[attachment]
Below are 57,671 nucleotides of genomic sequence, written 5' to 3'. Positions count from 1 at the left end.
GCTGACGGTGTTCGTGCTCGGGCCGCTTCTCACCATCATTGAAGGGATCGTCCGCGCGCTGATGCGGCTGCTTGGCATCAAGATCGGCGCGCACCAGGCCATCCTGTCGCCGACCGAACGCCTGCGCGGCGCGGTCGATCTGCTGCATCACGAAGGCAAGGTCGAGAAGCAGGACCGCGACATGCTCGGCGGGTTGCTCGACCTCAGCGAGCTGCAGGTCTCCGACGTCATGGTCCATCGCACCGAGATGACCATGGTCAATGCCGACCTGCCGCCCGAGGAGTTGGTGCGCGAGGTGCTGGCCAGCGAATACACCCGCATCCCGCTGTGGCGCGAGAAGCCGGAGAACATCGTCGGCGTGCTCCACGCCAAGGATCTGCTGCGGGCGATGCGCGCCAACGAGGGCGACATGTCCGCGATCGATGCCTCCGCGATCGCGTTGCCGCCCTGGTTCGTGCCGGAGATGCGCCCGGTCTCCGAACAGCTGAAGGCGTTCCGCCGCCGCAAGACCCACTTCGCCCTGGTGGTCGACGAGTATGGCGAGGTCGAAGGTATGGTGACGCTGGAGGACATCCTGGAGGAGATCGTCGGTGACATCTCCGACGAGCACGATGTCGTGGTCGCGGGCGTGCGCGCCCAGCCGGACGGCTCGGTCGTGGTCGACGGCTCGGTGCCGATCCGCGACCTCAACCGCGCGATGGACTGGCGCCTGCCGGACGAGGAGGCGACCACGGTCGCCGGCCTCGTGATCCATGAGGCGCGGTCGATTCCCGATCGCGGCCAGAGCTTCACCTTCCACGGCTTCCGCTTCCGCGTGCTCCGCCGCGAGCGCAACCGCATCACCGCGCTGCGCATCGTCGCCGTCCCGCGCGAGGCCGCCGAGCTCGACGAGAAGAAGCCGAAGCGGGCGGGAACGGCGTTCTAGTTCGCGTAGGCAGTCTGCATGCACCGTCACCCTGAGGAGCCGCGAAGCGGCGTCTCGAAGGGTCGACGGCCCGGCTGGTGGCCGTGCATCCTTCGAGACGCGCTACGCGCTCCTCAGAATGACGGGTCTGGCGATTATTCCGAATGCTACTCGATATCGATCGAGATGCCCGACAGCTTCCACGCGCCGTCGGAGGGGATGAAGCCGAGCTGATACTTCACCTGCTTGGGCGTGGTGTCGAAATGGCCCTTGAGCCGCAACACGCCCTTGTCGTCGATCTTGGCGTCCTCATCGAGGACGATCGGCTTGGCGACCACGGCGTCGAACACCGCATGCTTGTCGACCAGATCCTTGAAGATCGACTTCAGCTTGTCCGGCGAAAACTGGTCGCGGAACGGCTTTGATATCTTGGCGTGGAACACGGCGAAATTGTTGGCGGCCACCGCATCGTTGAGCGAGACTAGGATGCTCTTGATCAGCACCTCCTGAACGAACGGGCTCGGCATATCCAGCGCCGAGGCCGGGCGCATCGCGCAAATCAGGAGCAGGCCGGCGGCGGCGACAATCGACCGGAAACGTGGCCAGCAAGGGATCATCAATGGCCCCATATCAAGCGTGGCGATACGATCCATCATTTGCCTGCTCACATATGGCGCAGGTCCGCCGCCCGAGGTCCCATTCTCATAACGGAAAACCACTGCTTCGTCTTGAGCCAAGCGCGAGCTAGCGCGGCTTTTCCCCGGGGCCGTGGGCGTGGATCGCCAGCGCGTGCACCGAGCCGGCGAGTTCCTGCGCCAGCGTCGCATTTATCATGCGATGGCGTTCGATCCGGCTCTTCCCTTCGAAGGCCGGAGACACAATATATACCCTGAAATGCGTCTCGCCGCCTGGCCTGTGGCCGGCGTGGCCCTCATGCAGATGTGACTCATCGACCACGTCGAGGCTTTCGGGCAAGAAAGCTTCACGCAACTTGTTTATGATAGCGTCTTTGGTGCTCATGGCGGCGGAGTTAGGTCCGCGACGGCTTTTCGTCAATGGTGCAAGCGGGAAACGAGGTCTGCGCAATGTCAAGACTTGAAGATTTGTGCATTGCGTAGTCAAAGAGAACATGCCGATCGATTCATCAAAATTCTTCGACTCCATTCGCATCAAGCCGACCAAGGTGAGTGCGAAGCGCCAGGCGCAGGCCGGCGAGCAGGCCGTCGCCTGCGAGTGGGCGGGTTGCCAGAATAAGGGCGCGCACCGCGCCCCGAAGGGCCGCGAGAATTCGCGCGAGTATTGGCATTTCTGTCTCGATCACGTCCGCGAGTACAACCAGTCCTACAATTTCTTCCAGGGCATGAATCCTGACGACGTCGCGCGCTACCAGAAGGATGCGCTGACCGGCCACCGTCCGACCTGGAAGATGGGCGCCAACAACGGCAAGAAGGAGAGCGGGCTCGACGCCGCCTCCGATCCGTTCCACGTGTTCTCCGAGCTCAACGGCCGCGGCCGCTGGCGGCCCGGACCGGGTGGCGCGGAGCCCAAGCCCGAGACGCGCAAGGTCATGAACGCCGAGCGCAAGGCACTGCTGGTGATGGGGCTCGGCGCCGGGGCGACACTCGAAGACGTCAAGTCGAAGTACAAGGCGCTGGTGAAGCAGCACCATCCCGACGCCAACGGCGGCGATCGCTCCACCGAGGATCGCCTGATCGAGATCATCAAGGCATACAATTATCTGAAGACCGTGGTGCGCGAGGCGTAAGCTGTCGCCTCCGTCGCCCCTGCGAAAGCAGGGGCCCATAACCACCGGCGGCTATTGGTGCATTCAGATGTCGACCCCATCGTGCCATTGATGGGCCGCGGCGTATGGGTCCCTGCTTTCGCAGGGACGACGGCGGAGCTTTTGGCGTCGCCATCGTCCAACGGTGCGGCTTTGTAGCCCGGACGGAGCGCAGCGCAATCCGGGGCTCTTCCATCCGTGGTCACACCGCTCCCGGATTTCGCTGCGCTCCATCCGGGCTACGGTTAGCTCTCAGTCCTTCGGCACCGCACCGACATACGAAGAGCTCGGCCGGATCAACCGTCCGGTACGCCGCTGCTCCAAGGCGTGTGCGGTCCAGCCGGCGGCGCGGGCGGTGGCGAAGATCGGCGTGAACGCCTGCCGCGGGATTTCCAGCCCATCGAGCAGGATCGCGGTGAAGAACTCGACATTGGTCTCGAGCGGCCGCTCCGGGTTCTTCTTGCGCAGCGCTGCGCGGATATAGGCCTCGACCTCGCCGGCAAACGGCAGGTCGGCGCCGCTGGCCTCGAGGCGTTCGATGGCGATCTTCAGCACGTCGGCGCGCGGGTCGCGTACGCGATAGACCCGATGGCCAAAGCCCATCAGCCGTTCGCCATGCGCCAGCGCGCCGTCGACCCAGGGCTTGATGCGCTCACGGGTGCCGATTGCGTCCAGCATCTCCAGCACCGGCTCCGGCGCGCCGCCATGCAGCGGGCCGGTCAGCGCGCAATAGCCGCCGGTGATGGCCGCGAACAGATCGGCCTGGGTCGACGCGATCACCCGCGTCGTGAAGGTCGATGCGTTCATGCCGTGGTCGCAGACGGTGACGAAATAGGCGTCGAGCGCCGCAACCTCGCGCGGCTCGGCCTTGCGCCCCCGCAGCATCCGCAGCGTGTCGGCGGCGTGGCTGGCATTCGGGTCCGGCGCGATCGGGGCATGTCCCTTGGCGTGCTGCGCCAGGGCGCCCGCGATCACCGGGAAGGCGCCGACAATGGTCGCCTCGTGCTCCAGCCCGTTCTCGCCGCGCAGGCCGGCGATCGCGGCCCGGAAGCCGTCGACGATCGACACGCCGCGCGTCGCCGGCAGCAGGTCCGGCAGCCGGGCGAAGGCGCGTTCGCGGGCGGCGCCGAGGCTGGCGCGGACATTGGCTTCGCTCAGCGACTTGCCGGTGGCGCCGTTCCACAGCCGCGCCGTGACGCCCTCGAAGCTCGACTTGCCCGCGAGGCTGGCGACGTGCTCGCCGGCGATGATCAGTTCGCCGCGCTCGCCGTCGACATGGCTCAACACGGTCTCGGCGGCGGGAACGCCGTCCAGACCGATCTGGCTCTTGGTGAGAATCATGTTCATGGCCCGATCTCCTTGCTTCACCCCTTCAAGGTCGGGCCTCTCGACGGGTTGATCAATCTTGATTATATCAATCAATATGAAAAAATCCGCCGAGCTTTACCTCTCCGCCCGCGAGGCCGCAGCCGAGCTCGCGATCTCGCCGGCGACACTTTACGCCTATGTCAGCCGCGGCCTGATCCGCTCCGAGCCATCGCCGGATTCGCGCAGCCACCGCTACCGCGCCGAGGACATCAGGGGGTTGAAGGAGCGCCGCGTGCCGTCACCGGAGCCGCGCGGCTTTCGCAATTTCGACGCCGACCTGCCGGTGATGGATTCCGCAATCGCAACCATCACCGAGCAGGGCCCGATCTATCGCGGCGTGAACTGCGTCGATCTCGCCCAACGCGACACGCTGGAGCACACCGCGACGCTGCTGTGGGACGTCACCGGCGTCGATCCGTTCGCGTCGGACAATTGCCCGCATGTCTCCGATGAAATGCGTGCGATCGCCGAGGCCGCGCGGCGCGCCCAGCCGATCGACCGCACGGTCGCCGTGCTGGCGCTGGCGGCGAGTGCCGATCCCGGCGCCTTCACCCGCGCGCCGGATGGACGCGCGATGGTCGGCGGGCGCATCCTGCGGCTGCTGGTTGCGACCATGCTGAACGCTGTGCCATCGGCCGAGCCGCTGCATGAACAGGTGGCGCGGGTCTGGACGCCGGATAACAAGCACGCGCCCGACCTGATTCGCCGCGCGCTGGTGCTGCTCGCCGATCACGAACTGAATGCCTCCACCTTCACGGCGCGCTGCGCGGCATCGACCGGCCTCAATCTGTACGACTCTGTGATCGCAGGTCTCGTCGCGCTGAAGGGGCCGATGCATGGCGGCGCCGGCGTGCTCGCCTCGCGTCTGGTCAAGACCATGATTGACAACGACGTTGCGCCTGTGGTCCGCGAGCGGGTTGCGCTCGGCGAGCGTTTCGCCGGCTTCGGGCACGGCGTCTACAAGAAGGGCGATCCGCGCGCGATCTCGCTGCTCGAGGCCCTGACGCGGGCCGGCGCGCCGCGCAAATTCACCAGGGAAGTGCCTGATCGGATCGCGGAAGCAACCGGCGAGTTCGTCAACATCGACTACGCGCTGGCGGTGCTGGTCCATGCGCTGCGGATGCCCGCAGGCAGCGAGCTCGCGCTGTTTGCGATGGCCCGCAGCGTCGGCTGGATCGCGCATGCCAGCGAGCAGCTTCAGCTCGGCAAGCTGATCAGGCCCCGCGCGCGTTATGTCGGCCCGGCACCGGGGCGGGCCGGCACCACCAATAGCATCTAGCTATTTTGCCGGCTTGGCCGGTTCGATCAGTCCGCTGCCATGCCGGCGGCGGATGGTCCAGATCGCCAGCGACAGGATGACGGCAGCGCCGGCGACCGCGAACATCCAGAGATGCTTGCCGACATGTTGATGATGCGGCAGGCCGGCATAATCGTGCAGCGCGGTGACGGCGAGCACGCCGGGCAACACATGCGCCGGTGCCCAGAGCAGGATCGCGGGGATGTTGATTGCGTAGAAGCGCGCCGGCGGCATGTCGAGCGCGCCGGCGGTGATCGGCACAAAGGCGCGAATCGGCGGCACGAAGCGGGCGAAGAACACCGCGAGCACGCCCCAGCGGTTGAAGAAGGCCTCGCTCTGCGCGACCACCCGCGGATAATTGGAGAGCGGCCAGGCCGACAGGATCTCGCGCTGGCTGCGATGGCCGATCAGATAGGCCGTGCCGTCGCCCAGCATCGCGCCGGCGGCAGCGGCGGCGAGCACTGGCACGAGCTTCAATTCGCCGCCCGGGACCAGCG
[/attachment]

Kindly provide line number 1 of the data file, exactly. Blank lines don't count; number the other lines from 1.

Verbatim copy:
Below are 57,671 nucleotides of genomic sequence, written 5' to 3'. Positions count from 1 at the left end.